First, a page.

System 7 and Wolfers will work with you for techology solutions.


How do you stay ahead of the curve?

GERARD LYNCH: We have a diverse team everyone from architects to audio-video aficionados, and computer networking people. We collaborate and stay on top of trends and new technologies and decide which ones fit best. The ones that we’re looking for are always easy to find. They’re open standards based and they are simple and reliable. We shy away from proprietary products. The market trend in the last 15 years has been away from proprietary and towards open standards based products. Open standards is the future. As long as we stay true to that, we’ll be embracing technologies that will be here for the long term.


If I’m a homeowner thinking about home technology systems, including items like motorized shading and lighting controls, what do I need to keep in mind from a budgetary standpoint? Does it change if I’m retrofitting an existing home as opposed to new construction?

GERARD LYNCH: Budget is certainly a design criterion because you can spend a little or a lot on the technology portion of the home.

If you’re retrofitting and you already live in the home, you’ll need to rely more on wireless technologies and low-impact stuff that won’t cause you to tear your house apart to install. The focus then is finding strategies that fit that particular environment.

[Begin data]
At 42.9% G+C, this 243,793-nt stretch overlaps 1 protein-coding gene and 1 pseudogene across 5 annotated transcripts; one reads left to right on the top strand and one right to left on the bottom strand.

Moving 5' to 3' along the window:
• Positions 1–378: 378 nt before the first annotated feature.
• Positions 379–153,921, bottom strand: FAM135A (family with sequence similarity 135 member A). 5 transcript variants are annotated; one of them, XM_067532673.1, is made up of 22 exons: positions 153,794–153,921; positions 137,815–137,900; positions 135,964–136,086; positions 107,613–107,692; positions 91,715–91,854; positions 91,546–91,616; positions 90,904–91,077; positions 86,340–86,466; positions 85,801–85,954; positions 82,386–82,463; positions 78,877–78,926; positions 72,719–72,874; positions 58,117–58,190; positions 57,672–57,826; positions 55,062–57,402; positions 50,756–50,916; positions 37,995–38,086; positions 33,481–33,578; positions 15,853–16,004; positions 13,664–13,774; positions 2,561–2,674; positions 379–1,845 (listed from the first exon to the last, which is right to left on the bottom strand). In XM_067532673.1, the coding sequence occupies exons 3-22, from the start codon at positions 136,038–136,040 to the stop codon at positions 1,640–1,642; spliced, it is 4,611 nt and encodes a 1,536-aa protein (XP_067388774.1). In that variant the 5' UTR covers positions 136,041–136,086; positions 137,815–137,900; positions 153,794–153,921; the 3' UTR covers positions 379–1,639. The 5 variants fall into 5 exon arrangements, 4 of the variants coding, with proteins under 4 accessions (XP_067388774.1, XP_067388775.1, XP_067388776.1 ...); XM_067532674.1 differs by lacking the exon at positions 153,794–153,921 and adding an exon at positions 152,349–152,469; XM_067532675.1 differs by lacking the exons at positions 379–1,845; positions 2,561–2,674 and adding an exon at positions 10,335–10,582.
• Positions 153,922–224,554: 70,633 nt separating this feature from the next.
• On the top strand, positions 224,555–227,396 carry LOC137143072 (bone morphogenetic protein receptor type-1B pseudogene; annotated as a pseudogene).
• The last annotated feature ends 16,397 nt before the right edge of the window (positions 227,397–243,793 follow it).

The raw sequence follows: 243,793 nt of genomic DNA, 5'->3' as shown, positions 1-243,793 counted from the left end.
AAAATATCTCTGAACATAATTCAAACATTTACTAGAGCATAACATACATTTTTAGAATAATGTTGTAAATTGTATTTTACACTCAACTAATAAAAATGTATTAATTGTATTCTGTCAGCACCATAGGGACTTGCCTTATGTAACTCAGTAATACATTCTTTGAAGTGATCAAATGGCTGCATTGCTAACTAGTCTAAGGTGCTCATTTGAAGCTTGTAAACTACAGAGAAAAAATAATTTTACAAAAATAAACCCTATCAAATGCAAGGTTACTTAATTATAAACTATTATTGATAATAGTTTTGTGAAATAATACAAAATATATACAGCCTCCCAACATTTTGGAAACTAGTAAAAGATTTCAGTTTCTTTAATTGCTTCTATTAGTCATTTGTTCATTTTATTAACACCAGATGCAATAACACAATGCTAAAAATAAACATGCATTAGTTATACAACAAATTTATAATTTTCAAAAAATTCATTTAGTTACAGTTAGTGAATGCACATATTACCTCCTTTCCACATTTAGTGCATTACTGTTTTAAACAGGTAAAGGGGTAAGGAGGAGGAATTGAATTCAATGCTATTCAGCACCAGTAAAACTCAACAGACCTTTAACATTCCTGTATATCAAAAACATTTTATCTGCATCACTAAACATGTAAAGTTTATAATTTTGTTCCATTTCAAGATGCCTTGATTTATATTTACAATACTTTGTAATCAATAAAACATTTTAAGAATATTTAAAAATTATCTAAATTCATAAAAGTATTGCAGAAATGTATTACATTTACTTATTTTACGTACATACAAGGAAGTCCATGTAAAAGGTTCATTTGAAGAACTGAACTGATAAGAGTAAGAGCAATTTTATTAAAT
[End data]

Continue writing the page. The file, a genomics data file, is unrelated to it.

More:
In a new construction world, we encourage people to get involved with us as soon as they have their design team in place (think builder, architect, interior designer, and so forth).

As you’re designing the house and thinking about plumbing, HVAC, floor plans, etcetera, you’ll want to have a technology designer take part in those discussions and plans. Good technology designers will take the time to understand what you want, the costs involved, and how to integrate it with the entire project that you’re pulling together.


Does System 7 charge a consulting fee? How does the pricing work?

GERARD LYNCH: We’ll work with you in the early evaluation stages on a no-cost basis to get to a point where you can understand if you’d like to retain our services and help you build the system we’ve already started designing. The first initial consultations and discussions are free and educational, no sales pressure. Once we have a budgetary scope and design, you can decide whether you want to move forward with our firm.


Let’s talk about your lighting services, including how you envision this service area evolving now that you’ve merged with Wolfers Lighting.